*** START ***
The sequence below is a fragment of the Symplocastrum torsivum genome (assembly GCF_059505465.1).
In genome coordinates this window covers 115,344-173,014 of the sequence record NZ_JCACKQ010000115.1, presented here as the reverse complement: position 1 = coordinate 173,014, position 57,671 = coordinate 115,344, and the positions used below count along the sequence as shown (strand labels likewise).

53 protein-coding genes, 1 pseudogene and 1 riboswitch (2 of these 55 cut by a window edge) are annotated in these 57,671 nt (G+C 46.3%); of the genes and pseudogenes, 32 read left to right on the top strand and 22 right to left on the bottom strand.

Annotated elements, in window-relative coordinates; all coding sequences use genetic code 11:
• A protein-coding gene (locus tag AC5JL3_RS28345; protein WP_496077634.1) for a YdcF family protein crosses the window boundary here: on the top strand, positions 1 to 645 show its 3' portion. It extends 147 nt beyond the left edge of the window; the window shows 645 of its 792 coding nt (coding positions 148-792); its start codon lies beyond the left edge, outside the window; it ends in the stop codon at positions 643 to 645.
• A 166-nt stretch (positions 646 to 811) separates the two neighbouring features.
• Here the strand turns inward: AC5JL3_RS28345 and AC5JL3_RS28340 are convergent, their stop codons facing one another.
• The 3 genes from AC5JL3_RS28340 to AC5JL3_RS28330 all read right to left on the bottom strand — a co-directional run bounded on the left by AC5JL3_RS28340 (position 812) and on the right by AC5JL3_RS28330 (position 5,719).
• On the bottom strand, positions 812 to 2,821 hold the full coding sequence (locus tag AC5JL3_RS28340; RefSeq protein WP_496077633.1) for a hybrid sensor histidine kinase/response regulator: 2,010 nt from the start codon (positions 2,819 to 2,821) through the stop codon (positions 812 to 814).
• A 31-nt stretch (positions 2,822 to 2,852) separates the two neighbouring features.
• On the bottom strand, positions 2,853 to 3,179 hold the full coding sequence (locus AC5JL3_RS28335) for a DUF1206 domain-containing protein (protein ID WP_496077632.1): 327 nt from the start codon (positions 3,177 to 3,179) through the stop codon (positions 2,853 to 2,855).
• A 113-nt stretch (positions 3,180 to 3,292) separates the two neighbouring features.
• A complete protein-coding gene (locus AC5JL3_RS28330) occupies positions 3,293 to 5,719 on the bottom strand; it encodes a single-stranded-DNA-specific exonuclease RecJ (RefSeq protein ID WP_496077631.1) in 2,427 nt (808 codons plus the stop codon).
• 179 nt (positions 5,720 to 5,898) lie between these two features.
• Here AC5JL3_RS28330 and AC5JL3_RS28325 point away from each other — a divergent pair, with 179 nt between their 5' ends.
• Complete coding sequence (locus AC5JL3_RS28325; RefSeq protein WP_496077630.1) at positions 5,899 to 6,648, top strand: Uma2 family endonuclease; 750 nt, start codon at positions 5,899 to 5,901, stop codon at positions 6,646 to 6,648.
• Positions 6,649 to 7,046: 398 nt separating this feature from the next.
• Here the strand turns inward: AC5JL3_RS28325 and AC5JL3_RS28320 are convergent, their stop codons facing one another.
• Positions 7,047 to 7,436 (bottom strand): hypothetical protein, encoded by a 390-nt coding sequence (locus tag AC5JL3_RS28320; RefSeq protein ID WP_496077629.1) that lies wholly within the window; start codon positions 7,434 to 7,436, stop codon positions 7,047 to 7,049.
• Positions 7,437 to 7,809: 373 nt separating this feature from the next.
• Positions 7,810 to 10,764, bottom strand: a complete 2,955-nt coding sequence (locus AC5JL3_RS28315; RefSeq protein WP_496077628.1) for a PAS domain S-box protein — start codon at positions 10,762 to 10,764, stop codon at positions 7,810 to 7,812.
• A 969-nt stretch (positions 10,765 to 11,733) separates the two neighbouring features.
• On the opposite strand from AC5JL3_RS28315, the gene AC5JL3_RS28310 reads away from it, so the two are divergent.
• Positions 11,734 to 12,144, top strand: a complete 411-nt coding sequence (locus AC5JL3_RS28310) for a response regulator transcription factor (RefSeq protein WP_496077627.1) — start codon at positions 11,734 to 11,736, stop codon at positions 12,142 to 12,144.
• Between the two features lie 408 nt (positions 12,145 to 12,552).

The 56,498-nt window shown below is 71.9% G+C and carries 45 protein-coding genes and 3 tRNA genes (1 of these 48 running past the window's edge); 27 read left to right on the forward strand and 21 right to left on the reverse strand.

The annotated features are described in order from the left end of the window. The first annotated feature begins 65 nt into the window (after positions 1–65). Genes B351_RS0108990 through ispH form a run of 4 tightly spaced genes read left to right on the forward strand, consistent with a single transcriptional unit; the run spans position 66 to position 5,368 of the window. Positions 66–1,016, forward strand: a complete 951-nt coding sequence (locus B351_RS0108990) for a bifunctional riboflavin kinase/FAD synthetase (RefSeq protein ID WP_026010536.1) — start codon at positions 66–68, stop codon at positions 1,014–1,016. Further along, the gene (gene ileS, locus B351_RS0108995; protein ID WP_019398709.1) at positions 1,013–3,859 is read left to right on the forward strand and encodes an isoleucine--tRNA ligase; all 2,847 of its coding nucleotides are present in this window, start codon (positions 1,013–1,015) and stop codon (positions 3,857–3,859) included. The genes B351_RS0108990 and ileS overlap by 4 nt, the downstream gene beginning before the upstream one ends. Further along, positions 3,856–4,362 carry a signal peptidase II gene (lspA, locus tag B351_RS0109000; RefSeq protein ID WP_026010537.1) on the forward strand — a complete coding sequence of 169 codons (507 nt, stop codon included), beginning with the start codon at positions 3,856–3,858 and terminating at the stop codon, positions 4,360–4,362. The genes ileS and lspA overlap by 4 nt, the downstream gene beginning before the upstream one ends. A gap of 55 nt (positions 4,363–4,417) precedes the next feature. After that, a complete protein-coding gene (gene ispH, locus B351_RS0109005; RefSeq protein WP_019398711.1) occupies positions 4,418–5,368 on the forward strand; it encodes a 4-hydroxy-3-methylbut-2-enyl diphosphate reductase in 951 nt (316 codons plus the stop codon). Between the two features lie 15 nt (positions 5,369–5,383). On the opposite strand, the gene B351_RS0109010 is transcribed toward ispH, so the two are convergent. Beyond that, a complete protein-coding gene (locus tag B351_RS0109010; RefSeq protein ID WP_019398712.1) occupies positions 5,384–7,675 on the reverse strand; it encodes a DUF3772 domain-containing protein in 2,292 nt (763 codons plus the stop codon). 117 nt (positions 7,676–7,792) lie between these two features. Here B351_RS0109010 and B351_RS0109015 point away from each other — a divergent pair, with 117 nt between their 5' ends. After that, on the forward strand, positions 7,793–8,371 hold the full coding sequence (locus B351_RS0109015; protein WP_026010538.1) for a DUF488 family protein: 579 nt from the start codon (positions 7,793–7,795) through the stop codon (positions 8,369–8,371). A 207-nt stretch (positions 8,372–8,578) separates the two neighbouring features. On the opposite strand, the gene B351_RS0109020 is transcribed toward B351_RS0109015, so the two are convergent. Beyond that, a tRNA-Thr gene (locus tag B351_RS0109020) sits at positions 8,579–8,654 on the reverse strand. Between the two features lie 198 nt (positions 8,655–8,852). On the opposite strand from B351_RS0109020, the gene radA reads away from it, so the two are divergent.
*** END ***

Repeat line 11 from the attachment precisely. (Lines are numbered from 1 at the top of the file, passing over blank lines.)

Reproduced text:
• On the bottom strand, positions 2,853 to 3,179 hold the full coding sequence (locus AC5JL3_RS28335) for a DUF1206 domain-containing protein (protein ID WP_496077632.1): 327 nt from the start codon (positions 3,177 to 3,179) through the stop codon (positions 2,853 to 2,855).